Copyrights relating to music can be a bit tricky. There are two sides to the copyright coin with respect to music. On one side you have the song itself, which is comprised of the music, the arrangement, and the lyrics. For copyright purposes, this is called the “composition.” On the other side of the coin is the specific captured performance of the song as it is recorded onto some form of media. For copyright purposes, this is called the “sound recording.” Whenever a song is played on the radio we think of it as a single thing (the coin), but in reality it is really a fusion of the composition (the song as written by the songwriter) and the sound recording (the performance of that composition as captured by the musicians, producers, mixers, etc. in the recording studio).
The effect of this is that there are two copyrights that protect a sample. One copyright covers the composition, the musical notes or lyrics that comprise the sample. The other copyright covers the recording of someone playing the music in the recording studio.
Oftentimes the owners of the composition and of the sound recording are different entities. Tracking down the music publisher who owns the copyright to the composition and the owner of the sound recording from the studio isn’t always easy. There are companies that assist artists in obtaining clearances for their samples. Contacting the label to request a license provides an opportunity for the requesting artist to be put in touch with the owner of the composition. The performance rights associations, ASCAP, BMI, and SESAC, also have searchable lists of songs. Since many publishers work with these groups they are likely to have the contact information of the copyright owner.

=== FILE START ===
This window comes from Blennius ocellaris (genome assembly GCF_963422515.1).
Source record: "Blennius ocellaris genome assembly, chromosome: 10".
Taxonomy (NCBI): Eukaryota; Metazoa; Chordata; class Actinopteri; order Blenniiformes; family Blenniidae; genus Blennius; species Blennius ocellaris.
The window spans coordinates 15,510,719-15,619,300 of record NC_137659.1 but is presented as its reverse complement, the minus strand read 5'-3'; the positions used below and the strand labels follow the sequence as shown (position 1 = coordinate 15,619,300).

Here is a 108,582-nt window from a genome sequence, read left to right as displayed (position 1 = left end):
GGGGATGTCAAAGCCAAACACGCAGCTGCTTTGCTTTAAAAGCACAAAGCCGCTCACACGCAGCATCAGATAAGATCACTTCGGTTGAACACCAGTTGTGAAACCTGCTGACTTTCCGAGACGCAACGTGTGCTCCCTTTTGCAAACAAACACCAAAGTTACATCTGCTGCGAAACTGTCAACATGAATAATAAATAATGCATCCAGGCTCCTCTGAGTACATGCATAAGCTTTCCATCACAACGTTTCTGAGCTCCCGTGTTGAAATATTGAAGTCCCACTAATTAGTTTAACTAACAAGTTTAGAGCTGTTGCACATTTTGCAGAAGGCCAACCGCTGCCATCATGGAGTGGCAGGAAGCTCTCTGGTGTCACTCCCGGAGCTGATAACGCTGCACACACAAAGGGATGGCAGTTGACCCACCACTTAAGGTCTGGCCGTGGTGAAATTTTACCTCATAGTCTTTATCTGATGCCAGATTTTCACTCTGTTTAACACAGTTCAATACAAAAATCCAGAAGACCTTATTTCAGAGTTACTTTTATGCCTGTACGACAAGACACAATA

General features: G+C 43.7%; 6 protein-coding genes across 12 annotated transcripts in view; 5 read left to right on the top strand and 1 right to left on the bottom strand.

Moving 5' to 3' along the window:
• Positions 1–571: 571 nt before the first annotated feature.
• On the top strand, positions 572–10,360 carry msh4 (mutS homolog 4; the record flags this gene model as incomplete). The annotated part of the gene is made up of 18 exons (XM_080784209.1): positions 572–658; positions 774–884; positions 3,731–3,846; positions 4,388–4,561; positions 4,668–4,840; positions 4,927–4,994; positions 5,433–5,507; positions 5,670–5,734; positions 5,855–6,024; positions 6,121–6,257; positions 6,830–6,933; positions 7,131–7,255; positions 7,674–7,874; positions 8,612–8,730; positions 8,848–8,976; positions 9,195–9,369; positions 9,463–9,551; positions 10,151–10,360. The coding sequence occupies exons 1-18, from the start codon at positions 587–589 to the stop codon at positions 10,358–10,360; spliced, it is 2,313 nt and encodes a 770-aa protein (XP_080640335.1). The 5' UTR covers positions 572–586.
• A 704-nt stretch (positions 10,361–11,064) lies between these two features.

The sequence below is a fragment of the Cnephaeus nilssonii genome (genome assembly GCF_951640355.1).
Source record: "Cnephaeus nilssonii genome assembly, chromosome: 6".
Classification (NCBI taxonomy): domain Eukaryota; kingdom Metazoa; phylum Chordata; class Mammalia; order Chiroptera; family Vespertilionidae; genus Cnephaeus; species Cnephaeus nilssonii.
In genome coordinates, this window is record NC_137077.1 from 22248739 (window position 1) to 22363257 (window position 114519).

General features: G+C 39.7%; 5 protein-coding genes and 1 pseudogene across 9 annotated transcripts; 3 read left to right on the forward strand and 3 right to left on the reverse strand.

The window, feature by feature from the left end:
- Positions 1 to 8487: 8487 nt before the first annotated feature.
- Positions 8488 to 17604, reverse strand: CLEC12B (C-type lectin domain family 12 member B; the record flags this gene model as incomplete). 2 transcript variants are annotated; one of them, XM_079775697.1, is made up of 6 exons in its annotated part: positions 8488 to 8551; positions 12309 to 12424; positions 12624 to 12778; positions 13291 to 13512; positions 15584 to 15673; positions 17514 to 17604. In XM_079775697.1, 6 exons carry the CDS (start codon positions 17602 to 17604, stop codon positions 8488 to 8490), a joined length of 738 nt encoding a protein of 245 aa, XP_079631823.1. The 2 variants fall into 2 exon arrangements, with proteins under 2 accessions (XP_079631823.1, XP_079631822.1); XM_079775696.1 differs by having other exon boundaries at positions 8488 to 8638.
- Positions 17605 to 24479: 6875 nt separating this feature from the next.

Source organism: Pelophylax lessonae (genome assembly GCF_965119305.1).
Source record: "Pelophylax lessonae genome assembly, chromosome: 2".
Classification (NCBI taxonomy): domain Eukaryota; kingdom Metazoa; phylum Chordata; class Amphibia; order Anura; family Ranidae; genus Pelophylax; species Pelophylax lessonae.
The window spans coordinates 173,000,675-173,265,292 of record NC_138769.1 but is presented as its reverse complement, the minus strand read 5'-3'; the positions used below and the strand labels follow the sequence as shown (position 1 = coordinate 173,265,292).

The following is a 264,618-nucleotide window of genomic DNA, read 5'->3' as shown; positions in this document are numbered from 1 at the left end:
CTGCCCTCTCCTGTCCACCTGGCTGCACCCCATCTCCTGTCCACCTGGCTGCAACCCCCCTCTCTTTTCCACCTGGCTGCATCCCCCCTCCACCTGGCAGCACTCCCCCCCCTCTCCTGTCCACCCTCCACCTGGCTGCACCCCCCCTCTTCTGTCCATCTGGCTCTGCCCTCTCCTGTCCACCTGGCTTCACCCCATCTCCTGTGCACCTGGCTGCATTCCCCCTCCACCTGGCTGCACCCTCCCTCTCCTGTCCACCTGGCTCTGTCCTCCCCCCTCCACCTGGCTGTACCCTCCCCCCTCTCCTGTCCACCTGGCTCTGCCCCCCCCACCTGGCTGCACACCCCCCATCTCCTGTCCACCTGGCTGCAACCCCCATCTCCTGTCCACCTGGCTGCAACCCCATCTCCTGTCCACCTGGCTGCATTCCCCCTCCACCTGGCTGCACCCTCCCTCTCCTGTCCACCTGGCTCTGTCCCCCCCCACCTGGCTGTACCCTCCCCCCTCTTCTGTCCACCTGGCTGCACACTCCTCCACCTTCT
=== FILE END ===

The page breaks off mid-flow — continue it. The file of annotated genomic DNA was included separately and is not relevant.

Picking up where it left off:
In other words, there is no single clearinghouse to go to for a license for a sample. It requires a little searching, but it is a relatively straightforward process and is far from impossible. Remember, the copyright owners want artists to get a license before they sample, so they want to be found.
How Much Does the License Cost?